Consumers are genuinely concerned about the protection and privacy of their information. E-commerce sites must have privacy policies that are available on the site, and any site that targets a children’s audience has special concerns and requirements.
Through “co-branding” or other “partnering” arrangements, it is possible for third parties to have access to the data of your customers. Your contracts should explicitly cover the treatment of customer data and its permitted use, if any, by third parties. Typically, advertisers and other suppliers want to use at least aggregate traffic data about your customers which is not identified to any individual customer or to your company. Through confidentiality provisions or other explicit language in a contract, you can reach a result on privacy and customer data protection that makes you comfortable and that also complies with any other agreements or requirements you may have on the protection of data.
8. Sort Out the Sales Tax
To its credit, the federal government has taken a largely hands-off approach to taxation of e-commerce in order to let e-commerce develop on its own. There is, as yet, no specific federal e-commerce transaction or sales tax. As the value of business transacted through e-commerce increases, however, it will become difficult for the government to keep its hands off of e-commerce and not see e-commerce as the golden goose of potential tax revenues.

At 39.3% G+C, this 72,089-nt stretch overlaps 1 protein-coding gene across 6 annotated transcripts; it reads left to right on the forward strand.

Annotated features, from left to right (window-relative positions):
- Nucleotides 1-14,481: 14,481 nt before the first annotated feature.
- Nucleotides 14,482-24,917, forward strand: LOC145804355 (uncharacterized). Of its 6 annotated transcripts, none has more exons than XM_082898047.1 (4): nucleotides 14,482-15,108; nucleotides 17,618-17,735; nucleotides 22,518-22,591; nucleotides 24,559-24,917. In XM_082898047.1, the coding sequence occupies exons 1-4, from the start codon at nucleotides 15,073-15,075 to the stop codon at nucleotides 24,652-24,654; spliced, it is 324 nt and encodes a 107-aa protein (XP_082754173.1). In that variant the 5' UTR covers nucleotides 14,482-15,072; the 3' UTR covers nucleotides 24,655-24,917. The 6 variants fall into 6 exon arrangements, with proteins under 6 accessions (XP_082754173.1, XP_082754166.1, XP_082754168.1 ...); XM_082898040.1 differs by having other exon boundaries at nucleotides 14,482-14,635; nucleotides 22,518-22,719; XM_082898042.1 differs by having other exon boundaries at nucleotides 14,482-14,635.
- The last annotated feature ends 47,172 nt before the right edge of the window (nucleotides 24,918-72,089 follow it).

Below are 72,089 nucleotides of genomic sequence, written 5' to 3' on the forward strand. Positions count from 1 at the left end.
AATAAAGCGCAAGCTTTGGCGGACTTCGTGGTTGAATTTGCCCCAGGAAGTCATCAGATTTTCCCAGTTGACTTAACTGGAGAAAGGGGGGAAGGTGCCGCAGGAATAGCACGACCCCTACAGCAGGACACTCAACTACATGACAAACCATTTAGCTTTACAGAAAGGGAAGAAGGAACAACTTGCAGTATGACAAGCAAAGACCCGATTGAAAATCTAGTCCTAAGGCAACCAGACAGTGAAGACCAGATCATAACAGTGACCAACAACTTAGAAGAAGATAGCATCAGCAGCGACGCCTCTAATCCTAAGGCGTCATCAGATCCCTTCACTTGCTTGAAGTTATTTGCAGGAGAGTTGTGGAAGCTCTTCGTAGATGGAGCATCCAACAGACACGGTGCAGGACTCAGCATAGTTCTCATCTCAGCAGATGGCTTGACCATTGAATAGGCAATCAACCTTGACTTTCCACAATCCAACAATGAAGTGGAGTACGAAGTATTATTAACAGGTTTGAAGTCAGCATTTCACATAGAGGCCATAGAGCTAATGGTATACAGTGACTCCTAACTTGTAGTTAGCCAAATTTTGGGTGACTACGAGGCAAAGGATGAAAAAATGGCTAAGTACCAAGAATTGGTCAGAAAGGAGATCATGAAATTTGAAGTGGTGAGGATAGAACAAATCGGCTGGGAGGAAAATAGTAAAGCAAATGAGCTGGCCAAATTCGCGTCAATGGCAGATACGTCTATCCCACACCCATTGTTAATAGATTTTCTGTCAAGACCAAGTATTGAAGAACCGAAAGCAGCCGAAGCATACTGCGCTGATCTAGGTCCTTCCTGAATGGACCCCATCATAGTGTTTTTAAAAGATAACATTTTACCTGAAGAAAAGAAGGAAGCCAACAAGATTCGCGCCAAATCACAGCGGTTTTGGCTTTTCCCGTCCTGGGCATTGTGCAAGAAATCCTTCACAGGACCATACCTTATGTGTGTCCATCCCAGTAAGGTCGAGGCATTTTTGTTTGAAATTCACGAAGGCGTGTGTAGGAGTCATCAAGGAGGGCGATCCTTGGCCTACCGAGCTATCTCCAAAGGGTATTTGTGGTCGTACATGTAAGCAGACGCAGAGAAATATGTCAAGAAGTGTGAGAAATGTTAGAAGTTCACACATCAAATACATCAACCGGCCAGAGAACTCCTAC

Consumers using some e-commerce sites have been attracted to the savings they get by not having to pay local sales tax. Local merchants and e-commerce sites that do have to charge local sales tax, not surprisingly, see this state of affairs as giving some “pure e-commerce” sites an unfair advantage. As a result, we have seen issues raised about sales tax requirements for e-commerce companies. These issues can be quite complex and vary from state to state.